A Complication of a Retropharyngeal Abscess
Radiology Cases in Pediatric Emergency Medicine
Volume 7, Case 10
Orn-Usa Lisa Boonprakong, Medical Student
Loren G. Yamamoto, MD, MPH
Kapiolani Medical Center For Women And Children
University of Hawaii John A. Burns School of Medicine
This is an 8 month old male who was in his usual
state of health until 2 weeks ago when he developed
fever (38 to 39 degrees C), intermittent cough,
congestion, and increased secretions. He was treated
with antibiotics by his primary care physician. One
week ago, he developed hives with wheezing, stridor
and tachypnea. He was treated with albuterol and
prednisolone with subsequent relief. Three days ago,
he then developed a dry cough, shallow respirations,
and apparent stiffness of his neck with an inability to
straighten his neck or bring his head to midline. He
was most comfortable in the position of being upright or
lying on his side. Gradually, his respirations became
"noisy and gurgly". He now presents to a rural
emergency department with worsening stridor. His past
medical history is unremarkable.
Exam: VS T39, P120, R40, oxygen saturation
98-100% on RA. He is somewhat irritable but easily
arousable and consolable, holding his neck in a solitary
position. Eyes normal. Nares are clear without
drainage. Tympanic membranes normal. His oral
cavity is clear, with moist mucosa. The posterior
pharynx is very full, with slightly enlarged tonsils
bilaterally. His neck is slightly stiff with discomfort
experienced on movement. There is right-sided
cervical lymphadenopathy, with slight tracheal
deviation to the right. Breath sounds demonstrate
moderate stridor with slight coarse rhonchi. Heart
regular rate and rhythm, without murmur. Abdomen is
soft and flat, normal bowel sounds, no organomegaly.
His extremities are warm with normal capillary refill.
His skin demonstrates no rashes or lesions.
Radiographs of his chest and neck are ordered.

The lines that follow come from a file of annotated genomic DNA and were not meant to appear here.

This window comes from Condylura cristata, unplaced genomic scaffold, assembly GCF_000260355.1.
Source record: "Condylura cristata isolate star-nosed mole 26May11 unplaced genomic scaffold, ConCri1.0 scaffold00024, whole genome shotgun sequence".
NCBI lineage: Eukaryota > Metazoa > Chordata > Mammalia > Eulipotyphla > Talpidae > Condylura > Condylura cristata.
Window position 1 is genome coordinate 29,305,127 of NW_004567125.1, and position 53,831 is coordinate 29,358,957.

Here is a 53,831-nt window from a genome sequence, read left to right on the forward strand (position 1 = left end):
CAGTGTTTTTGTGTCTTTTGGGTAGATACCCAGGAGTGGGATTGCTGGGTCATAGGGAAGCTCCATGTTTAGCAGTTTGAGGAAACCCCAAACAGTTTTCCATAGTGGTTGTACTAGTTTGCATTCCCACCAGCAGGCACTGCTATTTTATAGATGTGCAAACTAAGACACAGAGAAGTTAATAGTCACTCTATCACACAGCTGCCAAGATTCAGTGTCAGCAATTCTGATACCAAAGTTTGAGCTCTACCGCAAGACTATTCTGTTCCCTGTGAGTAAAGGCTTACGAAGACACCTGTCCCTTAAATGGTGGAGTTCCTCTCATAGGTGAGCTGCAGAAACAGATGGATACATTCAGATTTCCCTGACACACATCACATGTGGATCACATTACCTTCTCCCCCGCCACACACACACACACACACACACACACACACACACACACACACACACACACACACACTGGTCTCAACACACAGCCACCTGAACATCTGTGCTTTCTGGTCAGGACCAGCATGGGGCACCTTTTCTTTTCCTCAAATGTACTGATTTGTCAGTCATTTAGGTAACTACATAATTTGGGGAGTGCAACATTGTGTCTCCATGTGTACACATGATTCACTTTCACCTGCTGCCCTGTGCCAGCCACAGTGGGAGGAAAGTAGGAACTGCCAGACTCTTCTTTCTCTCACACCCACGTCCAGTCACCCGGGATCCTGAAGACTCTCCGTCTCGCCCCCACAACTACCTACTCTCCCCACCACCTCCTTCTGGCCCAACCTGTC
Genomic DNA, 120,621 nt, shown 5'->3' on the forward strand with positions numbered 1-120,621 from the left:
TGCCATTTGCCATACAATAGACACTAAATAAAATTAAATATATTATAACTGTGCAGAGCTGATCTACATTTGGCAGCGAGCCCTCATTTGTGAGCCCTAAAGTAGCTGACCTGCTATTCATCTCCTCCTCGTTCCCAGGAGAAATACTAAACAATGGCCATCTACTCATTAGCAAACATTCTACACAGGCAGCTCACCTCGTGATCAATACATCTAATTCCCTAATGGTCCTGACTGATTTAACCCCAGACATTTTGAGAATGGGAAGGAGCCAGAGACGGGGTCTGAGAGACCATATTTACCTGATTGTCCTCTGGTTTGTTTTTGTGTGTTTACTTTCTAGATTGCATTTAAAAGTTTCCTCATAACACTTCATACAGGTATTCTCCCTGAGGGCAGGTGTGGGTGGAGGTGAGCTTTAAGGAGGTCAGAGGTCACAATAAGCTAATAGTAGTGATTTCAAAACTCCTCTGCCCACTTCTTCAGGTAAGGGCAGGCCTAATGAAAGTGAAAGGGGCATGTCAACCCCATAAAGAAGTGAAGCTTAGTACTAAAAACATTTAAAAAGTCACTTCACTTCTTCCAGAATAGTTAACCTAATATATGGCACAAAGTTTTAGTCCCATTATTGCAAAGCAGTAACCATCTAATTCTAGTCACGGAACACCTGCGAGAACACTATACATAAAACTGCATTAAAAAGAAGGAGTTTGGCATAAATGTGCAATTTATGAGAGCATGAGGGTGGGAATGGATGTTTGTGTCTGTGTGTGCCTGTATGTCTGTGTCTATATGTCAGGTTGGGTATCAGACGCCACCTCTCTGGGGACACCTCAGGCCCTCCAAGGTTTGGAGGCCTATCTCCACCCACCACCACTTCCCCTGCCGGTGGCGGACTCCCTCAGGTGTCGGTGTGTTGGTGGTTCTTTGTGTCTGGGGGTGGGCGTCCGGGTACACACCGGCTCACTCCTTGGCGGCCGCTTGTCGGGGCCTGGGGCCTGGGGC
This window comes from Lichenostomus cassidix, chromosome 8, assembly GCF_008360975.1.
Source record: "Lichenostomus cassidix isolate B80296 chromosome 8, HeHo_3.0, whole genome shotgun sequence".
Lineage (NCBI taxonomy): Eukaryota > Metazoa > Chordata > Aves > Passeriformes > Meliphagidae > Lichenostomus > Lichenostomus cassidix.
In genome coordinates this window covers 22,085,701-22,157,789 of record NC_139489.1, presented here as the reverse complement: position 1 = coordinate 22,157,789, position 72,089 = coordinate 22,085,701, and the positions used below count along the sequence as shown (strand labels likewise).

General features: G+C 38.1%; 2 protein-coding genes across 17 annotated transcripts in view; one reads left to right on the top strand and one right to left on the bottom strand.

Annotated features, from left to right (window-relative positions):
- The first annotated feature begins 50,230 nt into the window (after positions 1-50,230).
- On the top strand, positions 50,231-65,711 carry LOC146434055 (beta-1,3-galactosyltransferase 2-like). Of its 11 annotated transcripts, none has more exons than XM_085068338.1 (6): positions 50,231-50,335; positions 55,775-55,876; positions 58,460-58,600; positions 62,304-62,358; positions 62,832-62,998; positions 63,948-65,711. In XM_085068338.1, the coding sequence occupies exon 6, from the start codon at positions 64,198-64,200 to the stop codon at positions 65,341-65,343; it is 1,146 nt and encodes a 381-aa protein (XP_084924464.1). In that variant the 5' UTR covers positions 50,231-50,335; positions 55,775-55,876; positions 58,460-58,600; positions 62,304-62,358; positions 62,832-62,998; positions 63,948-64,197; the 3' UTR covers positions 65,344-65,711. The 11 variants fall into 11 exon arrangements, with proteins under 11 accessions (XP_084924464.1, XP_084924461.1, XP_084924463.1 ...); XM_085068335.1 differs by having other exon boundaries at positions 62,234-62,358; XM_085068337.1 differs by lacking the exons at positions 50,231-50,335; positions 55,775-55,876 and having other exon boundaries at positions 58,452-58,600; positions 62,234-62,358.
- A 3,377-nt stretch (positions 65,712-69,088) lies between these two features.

Can you identify the abnormalities on his radiographs.
View his chest and lateral neck radiographs.
His chest radiographs
His lateral neck radiograph
His lateral neck radiograph shows severe
prevertebral soft tissue swelling with extension
inferiorly. The width of the prevertebral soft tissue
should normally be about half the width of a vertebral
body (see Case 10 of Volume 1). In this case, it is very
wide. His chest radiograph demonstrates a widened
mediastinum and shift of the airway to the right.
He is intubated using rapid sequence intubation to
ensure a stable airway during air transport to a
children's hospital for further management. A CT scan
of the chest is obtained prior to transport.
View his chest CT scan.
Scout view showing image cut levels
The CT scan demonstrates a retropharyngeal
abscess that extends towards the posterior
mediastinum to the level of the aortic arch. This image
shows the abscess (black arrows) on cuts 8, 11, 14, 17
and 19 from his CT study. The level of these cuts are
demonstrated on the scout view. At a level
through his mouth, cut 8 shows the large abscess
cavity which bulges anteriorly. At chin level, cut 11
shows the abscess with a typical enhancing rim. Cut
14 shows the abscess at mid-neck level. Cut 17 shows
extension of the abscess into the mediastinum at the
level of the lung apices. Cut 19 shows extension of the
abscess into the mediastinum at the level of the upper
He was initially placed on clindamycin and
cefotaxime. He underwent a surgical drainage
procedure for both the retropharyngeal and mediastinal
abscesses. Cultures of the pus grew Group A beta
hemolytic streptococci, at which time he was changed
The retropharyngeal space is a potential space in
the deep neck that is bordered by the buccopharyngeal
fascia anteriorly, the prevertebral fascia posteriorly,
and the carotid sheath laterally. An infection
developing in this space could potentially spread into
the mediastinum and other deep neck compartments.
In the pediatric population, this space contains lymph
nodes draining the nasopharynx, paranasal sinuses,
nasal cavity, and soft palate. These retropharyngeal
nodes atrophy at puberty making abscess formation
less likely in teens and adults.
Retropharyngeal abscesses are most commonly
present in children less than 3 years of age. In the
pediatric population, retropharyngeal abscesses
typically result from upper respiratory infections
(particularly oropharyngeal infections) with suppurative
cervical lymphadenopathy, whereas in adults they
normally occur secondary to trauma to the oropharynx,
iatrogenic instrumentation, foreign bodies, or dental